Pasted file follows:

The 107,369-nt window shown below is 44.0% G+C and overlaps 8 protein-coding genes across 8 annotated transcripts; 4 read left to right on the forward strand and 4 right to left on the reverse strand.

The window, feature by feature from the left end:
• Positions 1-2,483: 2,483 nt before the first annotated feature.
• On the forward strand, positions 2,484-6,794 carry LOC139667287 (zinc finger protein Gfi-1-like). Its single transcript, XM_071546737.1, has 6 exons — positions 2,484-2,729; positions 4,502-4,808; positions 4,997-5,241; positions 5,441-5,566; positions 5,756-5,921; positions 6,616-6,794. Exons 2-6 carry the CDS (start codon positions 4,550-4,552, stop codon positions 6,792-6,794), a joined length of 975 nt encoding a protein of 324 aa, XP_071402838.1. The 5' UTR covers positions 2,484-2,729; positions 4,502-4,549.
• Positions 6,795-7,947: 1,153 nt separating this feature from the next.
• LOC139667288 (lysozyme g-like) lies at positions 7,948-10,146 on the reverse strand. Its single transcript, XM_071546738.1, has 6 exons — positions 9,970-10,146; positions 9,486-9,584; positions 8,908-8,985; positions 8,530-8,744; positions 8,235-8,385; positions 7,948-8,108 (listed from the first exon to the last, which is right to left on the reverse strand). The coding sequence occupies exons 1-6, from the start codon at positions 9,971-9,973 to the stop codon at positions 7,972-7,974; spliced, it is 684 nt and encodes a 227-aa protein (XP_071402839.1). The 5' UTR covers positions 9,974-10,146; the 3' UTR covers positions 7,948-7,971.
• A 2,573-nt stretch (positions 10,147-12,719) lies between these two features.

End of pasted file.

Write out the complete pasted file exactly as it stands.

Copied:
The 107,369-nt window shown below is 44.0% G+C and overlaps 8 protein-coding genes across 8 annotated transcripts; 4 read left to right on the forward strand and 4 right to left on the reverse strand.

The window, feature by feature from the left end:
• Positions 1-2,483: 2,483 nt before the first annotated feature.
• On the forward strand, positions 2,484-6,794 carry LOC139667287 (zinc finger protein Gfi-1-like). Its single transcript, XM_071546737.1, has 6 exons — positions 2,484-2,729; positions 4,502-4,808; positions 4,997-5,241; positions 5,441-5,566; positions 5,756-5,921; positions 6,616-6,794. Exons 2-6 carry the CDS (start codon positions 4,550-4,552, stop codon positions 6,792-6,794), a joined length of 975 nt encoding a protein of 324 aa, XP_071402838.1. The 5' UTR covers positions 2,484-2,729; positions 4,502-4,549.
• Positions 6,795-7,947: 1,153 nt separating this feature from the next.
• LOC139667288 (lysozyme g-like) lies at positions 7,948-10,146 on the reverse strand. Its single transcript, XM_071546738.1, has 6 exons — positions 9,970-10,146; positions 9,486-9,584; positions 8,908-8,985; positions 8,530-8,744; positions 8,235-8,385; positions 7,948-8,108 (listed from the first exon to the last, which is right to left on the reverse strand). The coding sequence occupies exons 1-6, from the start codon at positions 9,971-9,973 to the stop codon at positions 7,972-7,974; spliced, it is 684 nt and encodes a 227-aa protein (XP_071402839.1). The 5' UTR covers positions 9,974-10,146; the 3' UTR covers positions 7,948-7,971.
• A 2,573-nt stretch (positions 10,147-12,719) lies between these two features.